By Tony Attwood
To summarise where we have got to… five years ago several clubs began finally to realise that there were two factors in each football match that they had not been taking into account in the past, but which if taken into account, could give them the edge.
One was which referee they had, and the other was how to handle the dodgy referees who seemed to more favourable to some clubs than others.
By 2018 at Untold we were sure enough of where things were going the situation to publish “How four clubs commit fouls with impunity, while others constantly get punished” and it that article hit the nail.
Our further piece of research under the headline Shocking new referee statistics suggest outright bias against Arsenal showed exactly how referee bias against Arsenal works.
Some referees penalise Arsenal players far more than others – that is shown in the statistics. That’s bad enough, but what we have also shown in that article is that PGMO have ensured that Arsenal get the referees who penalise us the most, over and over again. This is possible in the Premier League, because unlike all the other major leagues in Europe, in the PL the number of referees is kept artificially low, and instead of limiting how often each referee can oversee each club to two games a season, there is no limit. We get the dodgy buggers over and over again.
However all clubs know that fighting PGMO is not possible without the agreement of the whole league, and of course the clubs that benefit from PGMO activities will never agree. So a different tactic has been needed.
As the chart below (which was published as part of the series of earlier articles) reveals, several clubs decided they had had enough of being at the mercy of dubious refereeing, and started to change their style of play to beat the refereeing tactics. At the heart of this was the ploy of cutting tackles.
Alongside this came the notion of putting a greater emphasis on young players who were less set in their ways, and so more able to adapt to the new “don’t tackle” reality.
The decline in tackling over the past five seasons has been dramatic, and for ease of reference in what follows I repeat yesterday’s chart showing the decline…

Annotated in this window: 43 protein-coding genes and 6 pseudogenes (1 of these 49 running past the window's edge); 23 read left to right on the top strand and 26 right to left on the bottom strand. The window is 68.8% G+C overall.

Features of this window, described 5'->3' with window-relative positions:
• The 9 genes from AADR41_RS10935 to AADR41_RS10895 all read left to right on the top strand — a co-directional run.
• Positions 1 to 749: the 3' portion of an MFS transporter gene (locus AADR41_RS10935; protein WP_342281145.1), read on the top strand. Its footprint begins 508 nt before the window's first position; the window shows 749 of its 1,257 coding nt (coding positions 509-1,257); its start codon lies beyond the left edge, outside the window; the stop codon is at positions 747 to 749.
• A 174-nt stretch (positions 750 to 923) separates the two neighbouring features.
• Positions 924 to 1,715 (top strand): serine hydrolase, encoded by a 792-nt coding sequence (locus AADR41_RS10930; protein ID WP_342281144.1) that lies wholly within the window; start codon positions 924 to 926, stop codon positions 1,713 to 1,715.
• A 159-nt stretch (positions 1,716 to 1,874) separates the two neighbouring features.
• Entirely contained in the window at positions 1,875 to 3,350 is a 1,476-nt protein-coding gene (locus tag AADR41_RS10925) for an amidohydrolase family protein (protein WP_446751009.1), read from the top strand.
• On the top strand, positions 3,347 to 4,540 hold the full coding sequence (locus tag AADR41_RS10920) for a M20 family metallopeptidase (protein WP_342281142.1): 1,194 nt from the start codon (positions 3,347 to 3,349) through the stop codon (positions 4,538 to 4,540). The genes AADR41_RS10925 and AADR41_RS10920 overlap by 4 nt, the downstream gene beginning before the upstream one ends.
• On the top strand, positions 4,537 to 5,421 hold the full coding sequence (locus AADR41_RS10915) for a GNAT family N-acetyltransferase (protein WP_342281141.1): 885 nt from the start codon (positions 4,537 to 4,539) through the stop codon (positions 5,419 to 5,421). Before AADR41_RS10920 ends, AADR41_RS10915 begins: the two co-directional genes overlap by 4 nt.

Number of tackles per season with decline measured across the six seasons
It is clear that even prior to 2015/16 Mr Wenger realised that penalising tackling was the PGMO weapon of choice against Arsenal, and as we see, by 2015/16 Arsenal were considerably below other clubs in the number of tackles the club was undertaking in a season.
Other clubs followed the ploy but by 2018/9 there was a feeling among some clubs that the bottom had been reached, and indeed Leicester, along with Tottenham and Manchester United then changed policy, successfully taking other clubs and referees unaware.
But the referees caught up and Leicester and Man U once again reduced tackling in 2020/21, so that all clubs in the list above have overall reduced tackling by between a quarter and two thirds in the past six years. Only Tottenham with their regular changing of managers stayed at the 2016/17 level.
The decline of tackling has worked. In 2020/21 there were 1095 yellow cards handed out in the Premier League. In 2016/17 there had been 1315. A decline of 16%. Over the same period tackles declined 22%. Cut tackles and you cut yellow cards, although interestingly the decline in tackling hasn’t made much difference to the number of goals scored.
In 2020/21 there were 1024 goals scored in the Premier League. In 2016/17 there were 1064. 30 goals fewer across 380 games. One goal fewer every 13 games. Nothing at all in fact.
So, cut out tackling, cut down on yellow cards, virtually no effect on goals but partially overcome referee bias in terms of handing out fouls and yellows.
And when Arsenal under Mr Arteta got their new system thoroughly working at an even higher level than before, by Christmas 2020, the results were there for all to see.
And yet, and yet… no one else is mentioning this. It is a subject utterly forbidden in blogs and the general media. Just as is the difference in the ways refs treat different clubs. Why is that?
The policy of ignoring a subject totally, thus suggesting it is ludicrous or irrelevant, is well know to those who study human interactions. It is known as Gaslighting. If you are interested in it both generally and in relation to football this series might be of interest…
Gaslighting: how refereeing in the Premier League is manipulated, and why the media never speak about it.
- 1: Are the referees and the media really out to get Arsenal, or am I just imagining it?
- 2: How discussions about refereeing are deliberately stifled by the media
- 3: Referees: the odd statistics that are simply never revealed or discussed
- 4: How we have been utterly misled about football
- 5: Hiding the problem of refereeing is destroying the credibility of the Premier League
- 6: Revealed: PL referees are not 98% accurate but actually just 75% accurate
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- The abuse of female footballers is appalling, but there is a wider context
- Why Arsenal v Glimt might be tougher than the game against Tottenham
- Is the team that passes the most, the team that gets the best results?
- Arsenal Women – Champions League last 16 draw – We get the toughest opponents